Recent research conducted by Workday, a leader in cloud applications for finance and HR, in partnership with Sapio, has found that despite the economics issues caused by the COVID-19 pandemic, 75% of UK businesses plan to maintain or increase their ED&I investment and introducing new initiatives to improve diversity and inclusion. However, the report highlighted that there is significant room for improvement when developing better equity, diversity, and inclusion in the workplace.
Creating a diverse workforce not only benefits professionals from minority groups; often the varied life experiences staff may have from a range of different cultural and socio-economic backgrounds can introduce new ideas and perspectives to a team, particularly for SMEs. Establishing a diverse workforce can be a challenge, especially if the business has not set in place thorough and up-to-date ED&I policies. Often, business owners or executives take a bottom-up approach to diverse hiring practises, when in reality, a top-down strategy is more likely to be successful at tackling inclusion issues, disparities in the treatment of staff of different genders and ethnicities, and promoting a zero tolerance attitude towards professional and personal discrimination.
Lead by example is certainly a phrase that comes to mind when discussing ED&I. Ensuring diverse and fair recruitment at an executive and managerial level helps to build an environment where workers are able to communicate honestly about their issues and experiences. Communication is critical when it comes to improving ED&I, as staff should be consulted or have the opportunity to contribute to policies and procedures that directly impact them.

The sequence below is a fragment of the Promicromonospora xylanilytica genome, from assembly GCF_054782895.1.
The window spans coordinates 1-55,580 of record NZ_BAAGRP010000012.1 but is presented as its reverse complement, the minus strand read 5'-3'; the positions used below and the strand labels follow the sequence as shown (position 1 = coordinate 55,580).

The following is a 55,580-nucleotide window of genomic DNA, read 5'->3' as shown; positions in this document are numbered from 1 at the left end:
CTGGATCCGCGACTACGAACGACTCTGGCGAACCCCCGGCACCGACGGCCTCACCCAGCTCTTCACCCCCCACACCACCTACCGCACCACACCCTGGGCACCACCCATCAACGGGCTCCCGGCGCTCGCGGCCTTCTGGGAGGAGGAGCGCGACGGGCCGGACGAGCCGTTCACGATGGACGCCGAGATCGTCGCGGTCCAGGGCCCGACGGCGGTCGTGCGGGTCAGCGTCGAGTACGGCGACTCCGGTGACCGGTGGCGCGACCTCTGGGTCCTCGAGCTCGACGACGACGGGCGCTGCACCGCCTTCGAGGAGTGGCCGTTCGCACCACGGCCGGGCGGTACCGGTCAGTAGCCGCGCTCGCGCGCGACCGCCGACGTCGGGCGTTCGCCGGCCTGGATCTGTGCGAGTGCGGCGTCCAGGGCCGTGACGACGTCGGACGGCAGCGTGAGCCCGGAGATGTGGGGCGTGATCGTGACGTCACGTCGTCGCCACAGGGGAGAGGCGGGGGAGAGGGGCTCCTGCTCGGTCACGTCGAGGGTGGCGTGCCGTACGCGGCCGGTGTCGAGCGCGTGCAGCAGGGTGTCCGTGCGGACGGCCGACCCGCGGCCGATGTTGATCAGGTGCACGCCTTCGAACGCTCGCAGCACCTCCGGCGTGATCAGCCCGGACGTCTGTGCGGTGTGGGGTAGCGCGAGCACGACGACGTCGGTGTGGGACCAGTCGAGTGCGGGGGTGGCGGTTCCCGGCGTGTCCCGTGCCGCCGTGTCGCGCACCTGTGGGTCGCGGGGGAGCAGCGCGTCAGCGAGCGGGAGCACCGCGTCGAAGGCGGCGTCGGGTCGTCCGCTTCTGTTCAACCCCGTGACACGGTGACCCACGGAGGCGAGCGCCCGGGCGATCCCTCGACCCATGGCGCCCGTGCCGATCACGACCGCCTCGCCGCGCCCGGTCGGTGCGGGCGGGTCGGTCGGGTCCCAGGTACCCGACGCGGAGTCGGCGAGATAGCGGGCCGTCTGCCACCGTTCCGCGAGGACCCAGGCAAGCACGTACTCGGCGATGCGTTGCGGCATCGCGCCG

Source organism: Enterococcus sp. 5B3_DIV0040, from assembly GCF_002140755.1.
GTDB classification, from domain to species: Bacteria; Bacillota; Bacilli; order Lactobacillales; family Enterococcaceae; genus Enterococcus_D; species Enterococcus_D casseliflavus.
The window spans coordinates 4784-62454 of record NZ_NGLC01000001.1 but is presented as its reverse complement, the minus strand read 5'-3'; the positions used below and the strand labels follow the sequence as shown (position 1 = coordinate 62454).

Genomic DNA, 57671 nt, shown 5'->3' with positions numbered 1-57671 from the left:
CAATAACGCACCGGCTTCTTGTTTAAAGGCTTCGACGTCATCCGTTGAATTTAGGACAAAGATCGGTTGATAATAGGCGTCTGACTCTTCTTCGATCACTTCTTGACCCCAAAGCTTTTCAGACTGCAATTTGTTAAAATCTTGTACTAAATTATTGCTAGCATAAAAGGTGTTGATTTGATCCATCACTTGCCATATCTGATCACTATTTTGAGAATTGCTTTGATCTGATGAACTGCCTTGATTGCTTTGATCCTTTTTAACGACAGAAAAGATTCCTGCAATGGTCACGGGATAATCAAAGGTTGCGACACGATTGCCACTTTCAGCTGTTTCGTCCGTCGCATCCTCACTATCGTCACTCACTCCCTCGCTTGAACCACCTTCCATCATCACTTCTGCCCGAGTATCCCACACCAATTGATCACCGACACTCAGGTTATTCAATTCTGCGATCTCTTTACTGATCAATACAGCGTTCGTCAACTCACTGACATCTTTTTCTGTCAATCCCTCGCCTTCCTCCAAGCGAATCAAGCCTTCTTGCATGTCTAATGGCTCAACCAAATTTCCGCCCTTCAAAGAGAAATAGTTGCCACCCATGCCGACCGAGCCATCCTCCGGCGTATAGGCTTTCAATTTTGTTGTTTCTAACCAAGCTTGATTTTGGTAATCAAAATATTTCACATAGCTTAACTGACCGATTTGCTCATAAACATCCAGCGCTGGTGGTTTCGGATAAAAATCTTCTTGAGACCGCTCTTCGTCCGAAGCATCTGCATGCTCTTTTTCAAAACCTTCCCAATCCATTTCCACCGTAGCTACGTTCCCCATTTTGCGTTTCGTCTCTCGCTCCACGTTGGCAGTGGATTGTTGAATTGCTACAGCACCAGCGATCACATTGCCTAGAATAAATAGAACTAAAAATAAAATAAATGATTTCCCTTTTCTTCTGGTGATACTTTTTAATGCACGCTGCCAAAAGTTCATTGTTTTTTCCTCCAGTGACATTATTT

“My Haitian roots gave me a different perspective on life from a young age and having witnessed poverty and deprivation first-hand, I knew my passion would lead me to a career in international development.
“Throughout my professional life, I have always been fascinated to work in places inter-disciplinary thinking is required for solving complex global challenges. From women’s economic empowerment to sustainability requires people with different skills and experiences working together to find solutions.
“Different perspectives don’t just build different ideas, but they build diverse teams and bridges for others. I hope we can encourage more people to embrace and leverage their diverse multicultural experience and find the courage to lead in different fields.” Jessica Camus, Chief Corporate Affairs Officer, Diginex
A fair and inclusive work culture starts from those in managerial and leadership roles. Therefore, diversifying leadership positions brings into a business not only more perspectives and knowledge but more empathy and understanding for different experiences, lifestyles, and processes.